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Paperback The Business of Fancydancing Book

ISBN: 0914610007

ISBN13: 9780914610007

The Business of Fancydancing

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Format: Paperback

Condition: Very Good

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Book Overview

Poetry. Fiction. Published in 1992, well before Sherman Alexie became well-known as the screenwriter for the film SMOKE SIGNALS, THE BUSINESS OF FANCYDANCING has now been turned into a film with none other than Alexie himself in his directorial debut. The screenplay for the movie, which recently won the Audience Award at the San Francisco Film Festival, is loosly adapted from this book. Many film-goers will want to visit or revisit the elegaic poems...

Customer Reviews

3 ratings

a great introduction to Alexie's writing

After reading The Absolutely True Diary of a Part-Time Indian last summer, I decided to work my way through Alexie's oeuvre since I had already also read and enjoyed Reservation Blues. Two short story collections and one novel later, I was done. Not in that my task was completed but in that I couldn't take anymore. Then The Business of Fancydancing came into my possession after waiting about six months for it. Unwilling to let the book go after waiting so long for it, I decided to see what the first page was like. Ten hours later I had finished it. The Business of Fancydancing: Stories and Poems is Alexie's first published work (from 1991). As the subtitle suggests, the book is considered a collection of stories and poems. However, since most of the stories are less than five pages I think a fair argument could be made that the five stories are actually prose poems instead of stories. That might just be me though. Like any of Alexie's other writing, this collection includes instances of beauty as well as sadness. In the opening story "Travels" a hungry youth is told to make a jam sandwich by taking two slices of bread and jamming them together (unless a wish sandwich is more to his liking). This image recurs often in the collection. After reading The Lone Ranger and Tonto Fistfight in Heaven and The Toughest Indian in the World, I must admit I had my doubts about Alexie's short stories--they never seemed as engaging as his novels. That isn't a problem here even though all of the stories are much shorter than anything found in his later collections. Very like the poems, Alexie's stories here are bare bones. Instead of full stories (in the sense of having a conventional plot) most are vignettes painting brief, eloquent pictures of what life can mean for a Spokane Indian on and off the reservation. The bulk of The Business of Fancydancing is comprised of poems. The English major in my wants to make some kind of comparison to illustrate what these poems are like, but no quick comparisons come to mind. Suffice it say, the lines are long and the poems deeply grounded in the concrete. One of my favorites in the collection is "Distances" which is literally a series of vignettes along with aphorisms like "Remember this: 'Electricity is lightning pretending to be permanent.'" Familiar characters who turn up in one of Alexie's later story collections as well as Reservation Blues also make their first appearances here. Thomas Builds-The-Fire, a personal favorite, even has a story all to himself. I don't know how illustrative this book is of Alexie's current style since his latest work has been novels, but that detail aside The Business of Fancydancing is a superb collection of poetry and serves as a good introduction to Sherman Alexie and his unique style/themes without the visceral, harsh details so often found in his newer writing.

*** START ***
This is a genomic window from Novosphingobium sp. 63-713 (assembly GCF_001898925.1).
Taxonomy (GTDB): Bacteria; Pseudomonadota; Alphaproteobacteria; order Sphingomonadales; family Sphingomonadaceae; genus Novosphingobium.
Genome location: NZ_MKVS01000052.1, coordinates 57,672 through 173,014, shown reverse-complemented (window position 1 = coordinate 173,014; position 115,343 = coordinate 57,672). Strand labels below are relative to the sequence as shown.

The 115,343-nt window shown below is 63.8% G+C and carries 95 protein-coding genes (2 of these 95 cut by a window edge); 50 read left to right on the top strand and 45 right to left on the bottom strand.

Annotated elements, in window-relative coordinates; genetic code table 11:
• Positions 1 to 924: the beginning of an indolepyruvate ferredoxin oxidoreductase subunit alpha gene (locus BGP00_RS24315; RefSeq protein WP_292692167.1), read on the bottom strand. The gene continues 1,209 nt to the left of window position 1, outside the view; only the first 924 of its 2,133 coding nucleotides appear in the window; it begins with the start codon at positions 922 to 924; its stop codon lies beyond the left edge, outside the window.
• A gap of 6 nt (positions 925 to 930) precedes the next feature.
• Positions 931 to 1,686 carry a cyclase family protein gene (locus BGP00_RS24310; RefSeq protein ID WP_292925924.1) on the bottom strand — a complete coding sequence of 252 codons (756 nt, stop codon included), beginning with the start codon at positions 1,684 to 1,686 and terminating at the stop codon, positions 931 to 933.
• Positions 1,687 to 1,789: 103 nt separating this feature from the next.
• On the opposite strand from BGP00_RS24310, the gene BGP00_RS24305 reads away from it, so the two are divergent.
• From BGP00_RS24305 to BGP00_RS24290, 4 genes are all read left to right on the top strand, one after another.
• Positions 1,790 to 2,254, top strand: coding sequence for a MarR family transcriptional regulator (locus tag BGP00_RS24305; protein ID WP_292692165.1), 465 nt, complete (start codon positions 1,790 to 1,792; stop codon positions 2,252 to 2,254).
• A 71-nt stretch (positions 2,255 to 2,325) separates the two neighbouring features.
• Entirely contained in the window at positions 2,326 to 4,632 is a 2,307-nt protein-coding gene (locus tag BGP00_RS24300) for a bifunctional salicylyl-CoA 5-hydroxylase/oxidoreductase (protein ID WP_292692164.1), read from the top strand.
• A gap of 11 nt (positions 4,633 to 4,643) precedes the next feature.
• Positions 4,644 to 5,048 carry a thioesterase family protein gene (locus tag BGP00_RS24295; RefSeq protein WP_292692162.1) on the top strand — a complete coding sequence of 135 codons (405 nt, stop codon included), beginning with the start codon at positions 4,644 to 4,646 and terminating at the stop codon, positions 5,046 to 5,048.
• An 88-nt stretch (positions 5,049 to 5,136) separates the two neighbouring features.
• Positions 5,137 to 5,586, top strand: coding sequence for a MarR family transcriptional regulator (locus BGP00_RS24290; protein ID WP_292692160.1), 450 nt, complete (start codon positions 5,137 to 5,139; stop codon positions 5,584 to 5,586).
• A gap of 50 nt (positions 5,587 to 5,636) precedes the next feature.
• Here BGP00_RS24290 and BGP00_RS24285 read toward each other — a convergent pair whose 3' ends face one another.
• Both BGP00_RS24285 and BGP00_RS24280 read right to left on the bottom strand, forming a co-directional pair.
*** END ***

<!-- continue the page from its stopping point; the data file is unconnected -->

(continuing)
Probably my favorite Alexie poetry book. This book also contains short stories, the meager beginnings of "The Lone Ranger and Tonto..." novel he was soon to write. Prepare to transport yourself into Alexie's world and share pain, joy and frustration, but prepare to walk away wounded, battled and bruised as you find yourself falling deeper and deeper into an introspective study of self.

Image-rich collection should transform your view of world

The Business of Fancydancing is a collection that will make the hair on the back of your neck stand up while you laugh, cry and stare at the written page with stunned amazement. Alexie uses language as a paintbrush, creating a complex mosaic of life growing up Indian and walking through a world that is not quite yours. The author slashes at stereotypes of what it is to be an American Indian. All too real tragedy and pain is laced with black humor, revealing a poet/essayist who I sincerely hope rises to be a Steinbeck of his generation.Those who consider themselves New Age may not care to venture into this work unless thick-skinned and self-aware. Then again, maybe the children of the New Age SHOULD read this remarkable window on the world of Sherman Alexie. Enjoy.
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